The stall pattern demonstrated by the Cherokee 180 wing is typical of a rectangular wing. Other wing shapes exhibit different stall patterns. The stall of a swept wing, for example, begins at the trailing-edge tip and propagates inboard and forward.

The rectangular wing has the most ideal stall pattern (i.e., an inboard, root stall). Such a stall provides a tail buffet to warn of an impending stall and allows the wing tips to remain flying as long as possible. This is, of course, where the ailerons are and it is important for these controls to remain as effective as possible.

A tip stall, on the other hand, is bad news. The tailplanes are not behind the stalled portion of the wings and therefore may not provide the warning buffet. The ailerons become ineffective early in the stall and may not be counted upon to provide roll control during flight at minimum airspeed.

Also, the stabilizing effect of a nose-down pitching moment may not occur during a tip stall. A tip stall on a swept wing can be particularly hazardous because loss of aft lift on the wing could produce a nose-up pitching moment and drive the airplane into a deeper stall.

For obvious reasons, aircraft designers go to great lengths to make certain that their aircraft exhibit optimum, root-stall patterns. Four methods are commonly used to achieve this.

  • Wing twist. The wings of high-wing Cessnas are twisted slightly so that the angle of attack of an inboard wing section is always larger than that of the outboard wing section. This is also called "washing out" a wing. For example, the wing twist of a Cessna 172 is 3 degrees. In other words, when the inboard section of a 172 wing is at an angle of attack of 14 degrees, the outer wing section has an angle of attack of only 11 degrees. Such a scheme forces the root to stall before the tip.
  • A stall strip is a narrow length of metal usually having a triangular cross section that is mounted spanwise on the leading edge of a wing. At large angles of attack, the strip interferes with airflow at the leading edge and induces a stall to form behind. In this manner, the initial stall pattern of a wing can be placed almost anywhere along the wing. A similar, but more expensive technique, is to sharpen the leading edge near the wing root.
  • Variable airfoil wings behave much like twisted wings. Such a wing incorporates two or more airfoils, an airfoil being a wing's cross-sectional shape at some given point. The airfoils are selected in such a way that those used near the wing roots have smaller stalling angles of attack than the airfoil(s) used near the tip. The result: a root stall. This sophisticated technique has been used in the design of many aircraft including the Navion and most jet transports.
  • Wingtip slots are expensive, which explains why they are uncommon. The Swift, for example, has a moderately tapered wing and might have an unsatisfactory stall pattern were it not for the built-in wing slot on the outboard section of each wing which tends to delay airflow separation behind it. Such slots delay stalling of the outboard wing sections and, as a fringe benefit, increase aileron effectiveness at slow airspeeds.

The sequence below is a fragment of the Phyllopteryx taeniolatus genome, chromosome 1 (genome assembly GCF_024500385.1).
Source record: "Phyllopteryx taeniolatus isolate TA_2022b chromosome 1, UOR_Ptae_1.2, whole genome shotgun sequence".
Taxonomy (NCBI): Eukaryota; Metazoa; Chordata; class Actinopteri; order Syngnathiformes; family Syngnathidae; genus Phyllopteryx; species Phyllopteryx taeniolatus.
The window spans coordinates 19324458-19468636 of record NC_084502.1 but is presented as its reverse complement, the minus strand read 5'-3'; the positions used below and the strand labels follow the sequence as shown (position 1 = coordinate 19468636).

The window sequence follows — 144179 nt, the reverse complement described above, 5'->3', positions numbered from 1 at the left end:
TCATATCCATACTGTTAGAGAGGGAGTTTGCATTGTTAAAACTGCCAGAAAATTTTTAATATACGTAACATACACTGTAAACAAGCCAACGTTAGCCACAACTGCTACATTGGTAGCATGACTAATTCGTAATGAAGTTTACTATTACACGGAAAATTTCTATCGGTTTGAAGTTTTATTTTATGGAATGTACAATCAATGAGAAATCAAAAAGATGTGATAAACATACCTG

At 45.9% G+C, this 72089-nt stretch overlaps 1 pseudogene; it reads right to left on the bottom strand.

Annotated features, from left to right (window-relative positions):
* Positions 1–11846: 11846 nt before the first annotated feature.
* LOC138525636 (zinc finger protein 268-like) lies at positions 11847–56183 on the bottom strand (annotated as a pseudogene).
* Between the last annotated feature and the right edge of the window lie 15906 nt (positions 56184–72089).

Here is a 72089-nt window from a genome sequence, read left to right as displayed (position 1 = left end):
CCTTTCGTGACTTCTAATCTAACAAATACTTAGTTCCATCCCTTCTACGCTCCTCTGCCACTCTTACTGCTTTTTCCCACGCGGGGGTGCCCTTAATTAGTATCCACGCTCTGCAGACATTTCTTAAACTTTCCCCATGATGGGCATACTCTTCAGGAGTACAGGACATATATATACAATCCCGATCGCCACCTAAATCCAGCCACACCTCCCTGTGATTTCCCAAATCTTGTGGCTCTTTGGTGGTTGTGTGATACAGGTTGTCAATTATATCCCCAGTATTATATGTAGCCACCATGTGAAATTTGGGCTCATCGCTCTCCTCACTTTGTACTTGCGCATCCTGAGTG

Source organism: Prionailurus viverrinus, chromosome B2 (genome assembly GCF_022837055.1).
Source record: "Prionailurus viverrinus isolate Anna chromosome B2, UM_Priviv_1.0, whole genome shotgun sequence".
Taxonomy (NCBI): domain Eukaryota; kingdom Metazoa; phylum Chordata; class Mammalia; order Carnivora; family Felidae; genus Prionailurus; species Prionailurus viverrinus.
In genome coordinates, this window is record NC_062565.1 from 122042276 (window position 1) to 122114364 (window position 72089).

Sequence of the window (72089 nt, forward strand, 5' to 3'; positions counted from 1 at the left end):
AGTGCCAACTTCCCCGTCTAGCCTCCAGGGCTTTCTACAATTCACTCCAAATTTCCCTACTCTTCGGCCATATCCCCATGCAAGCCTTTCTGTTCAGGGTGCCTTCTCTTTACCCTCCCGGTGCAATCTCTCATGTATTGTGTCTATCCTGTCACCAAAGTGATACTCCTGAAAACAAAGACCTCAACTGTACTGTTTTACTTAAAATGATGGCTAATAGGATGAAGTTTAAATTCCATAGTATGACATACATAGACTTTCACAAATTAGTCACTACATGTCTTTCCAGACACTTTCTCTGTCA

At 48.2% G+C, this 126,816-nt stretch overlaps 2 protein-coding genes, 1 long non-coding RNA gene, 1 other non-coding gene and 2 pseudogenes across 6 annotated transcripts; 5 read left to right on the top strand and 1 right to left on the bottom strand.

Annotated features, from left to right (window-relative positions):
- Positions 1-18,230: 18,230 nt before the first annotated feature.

With the help of a tufted-wing, it is possible also to observe the main difference between power-on and power-off stalls.

During an approach to a power-on stall, propwash flowing over the inboard wing section preserves lift in that area. Additionally, propwash helps to keep the tail flying longer.

Consequently, the airplane can be forced into a deeper stall that involves considerably more wing area. At the moment of truth, so much of the wing is stalled that it is unable to provide much in the way of lateral stability. As a result, the aircraft often exhibits surprisingly strong rolling moments toward that wing most deeply involved in the stall, a problem that is compounded when flaps are extended.

A pilot's reaction to such an abrupt rolling I11oment is to counter with opposite aileron. But since these controls may be located in the stalled portion of the wing, their deflection can have an adverse effect and actually contribute to increasing the roll rate. Without experience in a particular aircraft, it is difficult to predict which wing will drop during a full-power stall. This is because the factors causing one wing to stall before the other often consist of minute flaws on a leading edge such as a dent, a flat spot or even a landing light.

Engine and propeller forces often cause the left wing to drop during a power-on stall, but only if both wings are identical, exactly identical - a condition rarely found on production-line airplanes.

Since the elevator usually is in the propwash, it is considerably more effective during an approach to a power-on stall. This, combined with the vertical component of thrust from the engine, results in the ability to force the aircraft into a more complete stall.

When the power-on stall pays off, the combined pitching and rolling moments are considerably more abrupt than during a power-off stall. The pilot must be prepared to use skillful recovery techniques and be particularly attentive to proper control usage.

Two other factors are noteworthy. During a climbing turn, the outside wing is at a slightly larger angle of attack than the inside wing. If the aircraft is stalled under these conditions, the outside (or high) wing usually stalls first, resulting in an abrupt reversal in the direction of bank. Such a maneuver is called an "over-the-top" stall. Failure to execute a timely recovery (without using ailerons) can lead to a full roll followed by a conventional spin.

It is interesting to note that when an inadvertent stall of this nature occurs, it is shortly after takeoff (the departure stall).

During a descending turn, the converse occurs. The inside wing has the larger angle of attack. If the aircraft stalls while turning and descending, the inside wing tends to stall first, resulting in an increased bank angle. An attempt to recover using ailerons can aggravate the "under-the-bottom" stall and result in an increased bank angle and possible spin.

The difference between power-on and power-off stalls explains why stalling a twin with an engine out can be so vicious. One wing is protected from an early stall by propwash from the operative engine; the wing with the inoperative engine has no such protection. When the angle of attack is increased under these conditions, only one wing stalls and it can force the aircraft into something similar to a snap roll followed by a spin.

Quite obviously, airspeed — or the lack of it — is not the primary cause of a stall. This has been a rather involved discussion without mentioning knots or miles per hour. This is because any airplane can be made to stall at any airspeed ( as long as excessive load factors don't break the machine first).

A stall occurs for only one reason: the pilot has tried to fly the wing at too large an angle of attack. Recovery is just as simple: reduce the angle of attack.

With these simple truths at hand, perhaps the Golden Rule should be revised to read: "Maintain thy airflow lest the earth shall arise and smite thee."